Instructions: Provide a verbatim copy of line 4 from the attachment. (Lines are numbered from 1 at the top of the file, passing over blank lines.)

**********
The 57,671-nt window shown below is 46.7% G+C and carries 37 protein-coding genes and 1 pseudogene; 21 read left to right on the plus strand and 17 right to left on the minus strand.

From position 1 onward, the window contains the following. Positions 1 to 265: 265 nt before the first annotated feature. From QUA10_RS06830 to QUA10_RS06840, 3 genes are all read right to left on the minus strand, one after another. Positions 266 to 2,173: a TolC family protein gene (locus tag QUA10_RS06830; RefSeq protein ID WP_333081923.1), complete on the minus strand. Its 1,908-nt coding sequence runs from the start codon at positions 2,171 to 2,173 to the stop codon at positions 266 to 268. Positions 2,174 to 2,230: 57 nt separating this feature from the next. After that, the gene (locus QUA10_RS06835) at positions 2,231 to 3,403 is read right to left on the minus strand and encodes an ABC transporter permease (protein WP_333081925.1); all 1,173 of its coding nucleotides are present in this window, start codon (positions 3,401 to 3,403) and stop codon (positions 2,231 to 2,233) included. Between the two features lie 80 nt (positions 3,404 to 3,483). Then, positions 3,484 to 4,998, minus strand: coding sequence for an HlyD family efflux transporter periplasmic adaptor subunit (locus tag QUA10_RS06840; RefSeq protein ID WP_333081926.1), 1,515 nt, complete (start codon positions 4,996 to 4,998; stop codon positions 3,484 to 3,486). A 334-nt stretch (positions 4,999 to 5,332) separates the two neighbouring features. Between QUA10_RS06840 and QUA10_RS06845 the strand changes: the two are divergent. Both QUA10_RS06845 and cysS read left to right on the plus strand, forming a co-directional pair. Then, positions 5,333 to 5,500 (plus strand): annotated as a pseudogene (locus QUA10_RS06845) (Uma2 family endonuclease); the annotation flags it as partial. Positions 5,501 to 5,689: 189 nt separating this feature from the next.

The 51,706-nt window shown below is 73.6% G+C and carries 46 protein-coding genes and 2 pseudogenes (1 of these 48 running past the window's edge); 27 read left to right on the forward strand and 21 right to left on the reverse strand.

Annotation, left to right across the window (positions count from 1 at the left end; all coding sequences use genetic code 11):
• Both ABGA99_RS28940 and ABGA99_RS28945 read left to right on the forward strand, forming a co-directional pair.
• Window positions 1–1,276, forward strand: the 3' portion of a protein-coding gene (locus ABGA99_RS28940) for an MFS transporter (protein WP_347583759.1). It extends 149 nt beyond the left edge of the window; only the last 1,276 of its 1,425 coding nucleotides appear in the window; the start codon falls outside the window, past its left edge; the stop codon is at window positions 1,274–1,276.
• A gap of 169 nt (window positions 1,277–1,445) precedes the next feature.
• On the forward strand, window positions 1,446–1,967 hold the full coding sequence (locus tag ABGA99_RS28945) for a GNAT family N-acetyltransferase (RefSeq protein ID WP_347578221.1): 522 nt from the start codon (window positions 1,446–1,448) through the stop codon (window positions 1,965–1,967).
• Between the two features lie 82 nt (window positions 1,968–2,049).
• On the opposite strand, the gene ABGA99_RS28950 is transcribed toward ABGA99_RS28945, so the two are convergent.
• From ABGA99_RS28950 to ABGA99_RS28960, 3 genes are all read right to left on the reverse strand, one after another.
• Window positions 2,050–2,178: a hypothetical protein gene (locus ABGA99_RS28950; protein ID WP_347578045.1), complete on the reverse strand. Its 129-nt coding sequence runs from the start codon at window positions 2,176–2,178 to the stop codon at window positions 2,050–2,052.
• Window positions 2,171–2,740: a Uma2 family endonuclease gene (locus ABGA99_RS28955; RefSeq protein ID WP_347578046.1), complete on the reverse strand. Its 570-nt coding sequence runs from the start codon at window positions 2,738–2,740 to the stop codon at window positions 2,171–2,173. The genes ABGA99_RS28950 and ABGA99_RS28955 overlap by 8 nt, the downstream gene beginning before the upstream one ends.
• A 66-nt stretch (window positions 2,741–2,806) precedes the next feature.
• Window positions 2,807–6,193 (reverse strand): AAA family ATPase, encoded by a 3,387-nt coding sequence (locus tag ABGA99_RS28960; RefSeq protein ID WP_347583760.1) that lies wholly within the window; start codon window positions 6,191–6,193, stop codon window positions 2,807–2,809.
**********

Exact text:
Annotation, left to right across the window (positions count from 1 at the left end; all coding sequences use genetic code 11):